Those of you who have read some of my posts know that I believe that the entitlement afforded celebrities is both a blessing and a curse. I think Justin Bieber was given the keys to the mansion, the Lamborghini and the girl’s locker room, and in his mind a “get out of jail free” card, at a very young age. He is a victim of his own young age and success. His life, to date seems to prove a variation on the old adage: “Absolute power corrupts absolutely.”

Can he recover? Anyone can change. However, it seems to many this turnaround is more for image management than a change of heart. I don’t see his talent as the sort that survives for decades – but then again The Beatles were turned down by a record company. However, I could see him hitting a bottom – if he is lucky. If not, he could go the way of many child stars – and that sad story rarely ends well. But to the point of this post: he had an ego and sense of entitlement that was as large as his bank account. Be careful what you wish for.

Conrad Hilton iii seems about as low as anyone can go. The charges against him could land him 20 years in jail. My guess is there will be a zero shaved off his trust fund account (for legal fees) and he will buy the best justice there is. A slap on the hand is the most likely result. You and I would be saying “hi” to Bubba, our new cell mate.

It’s ironic that he holds himself so high. My guess is without the fortune behind him he would have a great deal of difficulty thriving in the real world. Seriously, do you think he knows how to make his bed, nevertheless fit in an employment hierarchy anywhere other than the top?

In my career I have done “healthy wealth in children” therapy with families. This was designed with the intention to save wealthy children from exactly what Mr. Hilton appears to have become. In a nutshell, in that healthy wealth work, families hold yearly meetings where they help form a family constitution containing a mission statement. More importantly children identify what they want to do with their life. Whether artist, philanthropist, or successor to the family business, the family supports their desires with mentors and contracts complete with performance criteria. Children are not enabled to succumb to seductive downsides of wealth. Mr. Hilton seems able to be the poster child of what you don’t want your children to become.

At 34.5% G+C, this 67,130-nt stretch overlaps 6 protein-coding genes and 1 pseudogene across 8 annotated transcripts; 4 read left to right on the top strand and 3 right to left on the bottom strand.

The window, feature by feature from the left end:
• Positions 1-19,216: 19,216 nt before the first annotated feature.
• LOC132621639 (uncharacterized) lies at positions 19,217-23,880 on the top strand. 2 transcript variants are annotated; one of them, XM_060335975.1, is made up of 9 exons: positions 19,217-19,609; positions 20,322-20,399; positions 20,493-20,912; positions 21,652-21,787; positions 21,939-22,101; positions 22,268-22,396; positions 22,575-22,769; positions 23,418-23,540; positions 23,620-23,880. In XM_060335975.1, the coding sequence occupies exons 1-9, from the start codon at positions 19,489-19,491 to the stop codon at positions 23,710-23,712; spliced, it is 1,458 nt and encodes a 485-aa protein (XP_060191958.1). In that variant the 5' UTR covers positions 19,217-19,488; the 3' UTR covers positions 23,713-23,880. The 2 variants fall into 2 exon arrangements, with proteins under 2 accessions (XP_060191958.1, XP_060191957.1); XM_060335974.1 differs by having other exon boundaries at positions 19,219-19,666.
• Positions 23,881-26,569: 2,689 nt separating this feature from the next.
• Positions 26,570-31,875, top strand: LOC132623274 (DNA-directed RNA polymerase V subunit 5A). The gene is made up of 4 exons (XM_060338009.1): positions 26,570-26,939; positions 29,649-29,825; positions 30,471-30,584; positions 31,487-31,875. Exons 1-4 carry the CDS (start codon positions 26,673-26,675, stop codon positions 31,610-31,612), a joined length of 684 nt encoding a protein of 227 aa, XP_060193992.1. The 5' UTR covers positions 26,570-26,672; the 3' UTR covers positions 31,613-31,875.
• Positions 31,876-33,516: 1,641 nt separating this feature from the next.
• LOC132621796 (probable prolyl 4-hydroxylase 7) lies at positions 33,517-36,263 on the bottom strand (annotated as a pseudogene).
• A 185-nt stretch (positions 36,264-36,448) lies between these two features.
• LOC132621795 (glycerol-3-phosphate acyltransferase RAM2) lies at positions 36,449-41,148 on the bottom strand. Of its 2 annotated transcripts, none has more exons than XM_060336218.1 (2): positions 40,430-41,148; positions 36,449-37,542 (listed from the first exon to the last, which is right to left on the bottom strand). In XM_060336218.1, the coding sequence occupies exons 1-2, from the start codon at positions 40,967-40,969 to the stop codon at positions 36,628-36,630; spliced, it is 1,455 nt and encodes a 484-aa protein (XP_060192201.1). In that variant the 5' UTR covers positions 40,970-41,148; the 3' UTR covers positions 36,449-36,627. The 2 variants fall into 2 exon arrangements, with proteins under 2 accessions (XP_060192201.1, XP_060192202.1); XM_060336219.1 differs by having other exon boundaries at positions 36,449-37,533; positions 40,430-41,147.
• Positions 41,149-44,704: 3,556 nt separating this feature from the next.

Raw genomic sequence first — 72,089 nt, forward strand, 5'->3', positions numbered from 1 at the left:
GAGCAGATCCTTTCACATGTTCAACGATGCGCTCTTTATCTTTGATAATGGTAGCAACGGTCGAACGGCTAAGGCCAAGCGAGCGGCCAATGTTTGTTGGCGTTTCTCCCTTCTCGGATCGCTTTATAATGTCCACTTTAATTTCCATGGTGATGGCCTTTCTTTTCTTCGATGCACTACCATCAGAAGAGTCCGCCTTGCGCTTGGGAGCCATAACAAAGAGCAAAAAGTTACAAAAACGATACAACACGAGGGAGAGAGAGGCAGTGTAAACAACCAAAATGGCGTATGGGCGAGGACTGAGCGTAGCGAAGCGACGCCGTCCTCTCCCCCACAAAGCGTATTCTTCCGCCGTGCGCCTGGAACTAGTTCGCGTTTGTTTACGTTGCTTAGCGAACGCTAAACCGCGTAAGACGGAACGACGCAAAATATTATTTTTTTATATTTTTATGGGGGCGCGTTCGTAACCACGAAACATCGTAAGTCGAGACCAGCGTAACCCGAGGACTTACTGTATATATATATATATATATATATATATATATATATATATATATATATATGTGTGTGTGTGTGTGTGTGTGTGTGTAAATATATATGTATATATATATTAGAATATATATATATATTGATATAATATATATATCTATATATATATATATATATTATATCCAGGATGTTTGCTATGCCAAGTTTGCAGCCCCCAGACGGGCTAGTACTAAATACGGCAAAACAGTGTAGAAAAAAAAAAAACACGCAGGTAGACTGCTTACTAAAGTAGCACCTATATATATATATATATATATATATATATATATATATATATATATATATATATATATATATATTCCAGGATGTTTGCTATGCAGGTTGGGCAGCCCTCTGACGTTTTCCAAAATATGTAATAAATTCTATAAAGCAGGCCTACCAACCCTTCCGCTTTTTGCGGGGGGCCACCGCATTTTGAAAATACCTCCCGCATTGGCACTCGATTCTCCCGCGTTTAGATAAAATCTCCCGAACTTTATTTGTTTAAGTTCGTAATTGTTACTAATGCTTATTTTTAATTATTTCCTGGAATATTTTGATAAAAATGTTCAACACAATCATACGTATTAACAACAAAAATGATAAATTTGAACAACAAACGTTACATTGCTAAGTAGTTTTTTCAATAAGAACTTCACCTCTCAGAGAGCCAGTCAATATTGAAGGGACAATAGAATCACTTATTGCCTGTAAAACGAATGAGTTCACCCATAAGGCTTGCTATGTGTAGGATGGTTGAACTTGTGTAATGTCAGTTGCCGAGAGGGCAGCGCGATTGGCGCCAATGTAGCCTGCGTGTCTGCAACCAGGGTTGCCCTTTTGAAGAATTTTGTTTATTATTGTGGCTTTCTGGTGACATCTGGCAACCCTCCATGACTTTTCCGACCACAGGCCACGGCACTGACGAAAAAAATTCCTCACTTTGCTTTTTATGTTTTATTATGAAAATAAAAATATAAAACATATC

Mr. Hilton is perhaps outdone only by Mr. Durst. It seems that if indeed he is guilty of all he is suspected of, well then he used his considerable intelligence in the service of his sense of entitlement. That sense afforded him the sense that murdering people was okay if they got in his way. His money could buy him out of anything. And true this may be.

The good news is these three highlight the importance of paying attention to your children and infusing a sense of responsibility to match their privilege. I think Bieber was slightly different and perhaps if his story ends badly one might wonder whether parents should enable early celebrity when given the choice. However once rich and godly all three leave much to be desired as human beings. In my humble opinion, having them pay the price would be a meaningful deterrent to others.